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Without a deeper thought or analysis, I thought it could be fun to look at parts of (translated) superellipses, and maybe make top 10 with it. And indeed it worked.

Thus, I defined $g(x,n)=(1-|x|^n)^{1/n}$, and then $$ f(x,n)=g(2x-1,n) = (1-|2x-1|^n)^{1/n}. $$ Normalizing $c_n=1/\int_0^1 f(x,n)\,dx$ and then calculating the length of $c_n f(x,n)$, it looked like the optimum choice was $n=4$.

The constant $c_4\approx 1.07871$. The arc length of $$ 1.07871(1-|2x-1|^4)^{1/4} $$ was numerically calculated to be $$ 2.81108, $$ which I leave as my contribution.

The graph of $c_4f(x,4)$ is shown below:

enter image description here

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    $\begingroup$ (+1) I've checked the length and I get $2.81108$ as well. This is between functions $1$ and $2$ in the list. $\endgroup$ – robjohn Feb 4 '15 at 20:56
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    $\begingroup$ I just wrote a program in Mathematica 8 to compute arclength (though I see there is a built-in function in Mathematica 10 to do the same thing). It says that the graph of your function has $L=2.8110842164$ $\endgroup$ – robjohn Feb 6 '15 at 17:55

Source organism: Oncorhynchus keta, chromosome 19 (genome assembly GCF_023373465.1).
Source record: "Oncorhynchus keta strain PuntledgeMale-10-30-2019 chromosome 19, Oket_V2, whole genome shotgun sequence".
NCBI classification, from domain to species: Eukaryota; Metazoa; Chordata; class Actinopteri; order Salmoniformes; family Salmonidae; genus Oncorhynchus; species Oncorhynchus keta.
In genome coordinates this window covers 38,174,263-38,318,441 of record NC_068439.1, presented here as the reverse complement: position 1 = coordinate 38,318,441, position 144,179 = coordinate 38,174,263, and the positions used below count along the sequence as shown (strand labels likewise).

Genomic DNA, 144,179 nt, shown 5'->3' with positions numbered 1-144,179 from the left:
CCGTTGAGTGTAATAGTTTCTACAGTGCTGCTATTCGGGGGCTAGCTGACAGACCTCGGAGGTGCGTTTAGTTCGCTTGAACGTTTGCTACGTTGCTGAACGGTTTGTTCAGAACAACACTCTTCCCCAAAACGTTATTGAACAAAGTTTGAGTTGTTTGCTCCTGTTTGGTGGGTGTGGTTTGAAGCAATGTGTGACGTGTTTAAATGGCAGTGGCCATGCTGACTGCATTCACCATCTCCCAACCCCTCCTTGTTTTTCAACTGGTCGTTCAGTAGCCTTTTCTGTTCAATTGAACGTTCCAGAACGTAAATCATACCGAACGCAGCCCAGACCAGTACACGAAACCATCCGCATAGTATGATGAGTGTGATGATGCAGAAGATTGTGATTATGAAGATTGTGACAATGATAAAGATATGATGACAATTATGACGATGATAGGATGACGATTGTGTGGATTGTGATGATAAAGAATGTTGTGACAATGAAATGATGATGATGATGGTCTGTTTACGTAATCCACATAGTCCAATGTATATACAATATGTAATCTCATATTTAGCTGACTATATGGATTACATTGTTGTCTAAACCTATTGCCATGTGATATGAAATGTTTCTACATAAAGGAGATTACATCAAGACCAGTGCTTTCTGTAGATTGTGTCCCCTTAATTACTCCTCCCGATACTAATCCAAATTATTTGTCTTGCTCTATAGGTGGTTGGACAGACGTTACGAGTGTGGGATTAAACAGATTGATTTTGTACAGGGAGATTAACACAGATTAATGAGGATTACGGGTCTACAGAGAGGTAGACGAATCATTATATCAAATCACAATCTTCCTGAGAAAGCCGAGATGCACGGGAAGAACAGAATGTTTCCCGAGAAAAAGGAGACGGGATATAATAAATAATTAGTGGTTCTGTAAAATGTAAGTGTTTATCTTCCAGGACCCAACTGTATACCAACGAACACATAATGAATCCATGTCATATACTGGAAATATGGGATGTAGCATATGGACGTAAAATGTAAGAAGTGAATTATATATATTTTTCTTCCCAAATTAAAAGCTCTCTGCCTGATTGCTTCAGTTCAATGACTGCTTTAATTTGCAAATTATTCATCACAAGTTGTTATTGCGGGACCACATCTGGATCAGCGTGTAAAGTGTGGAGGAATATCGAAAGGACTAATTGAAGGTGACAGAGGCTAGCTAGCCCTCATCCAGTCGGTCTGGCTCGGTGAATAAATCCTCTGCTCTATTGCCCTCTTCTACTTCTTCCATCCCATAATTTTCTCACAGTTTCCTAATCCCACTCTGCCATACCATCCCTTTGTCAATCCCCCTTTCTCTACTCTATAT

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A nice solution can be obtained by modifying the "exact" solution. The "exact" solution is $$ f(x) = \frac{8-\pi}8 + \sqrt{x(1-x)} $$ which has an arc length of $\frac{8+\pi}4$. As such, I propose a solution of the form $$ f(x) = \sqrt{x(1-x)}(1+g(x)) $$ where the "exact" solution uses $g(x)=(8-\pi)/(8\sqrt{x(1-x)})$. We want a solution similar to this, but with a finite value at $x=0$ and $x=1$. As such, I propose a simple modification. $$ f(x) = \sqrt{x(1-x)}\left(1+\frac{A}{\sqrt{(x+B)(1+B-x)}}\right) $$ Note that we recover the "exact" solution if $B=0$ and $A=\frac{8-\pi}8$. We can thus get arbitrarily close to this solution by selecting appropriate values for $A$ and $B$. Although a closed-form expression relating the two parameters isn't obvious, values can be chosen numerically. For example, for $B=0.0001$, we have $A\approx\frac{8-\pi}8+0.00058333971346\approx0.60788425801473$. For these, we have $$ \int_0^1 \sqrt{1+f'(x)^2}dx\approx 2.78567 \approx \frac{8+\pi}4 + 2.67\times10^{−4} $$ In this case, the expression works out to be $$ f(x)=\sqrt{x(1-x)}\left(1+\frac{0.60788425801473}{\sqrt{(x+0.0001)(1.0001-x)}}\right) $$ Note that this can also be expressed as $$ f(x)=\sqrt{x(1-x)}\left(1+\frac{0.60788425801473}{\sqrt{x(1-x)+0.00010001}}\right)\tag{$\dagger$} $$ Here is the graph of the $f(x)$ given in $(\dagger)$: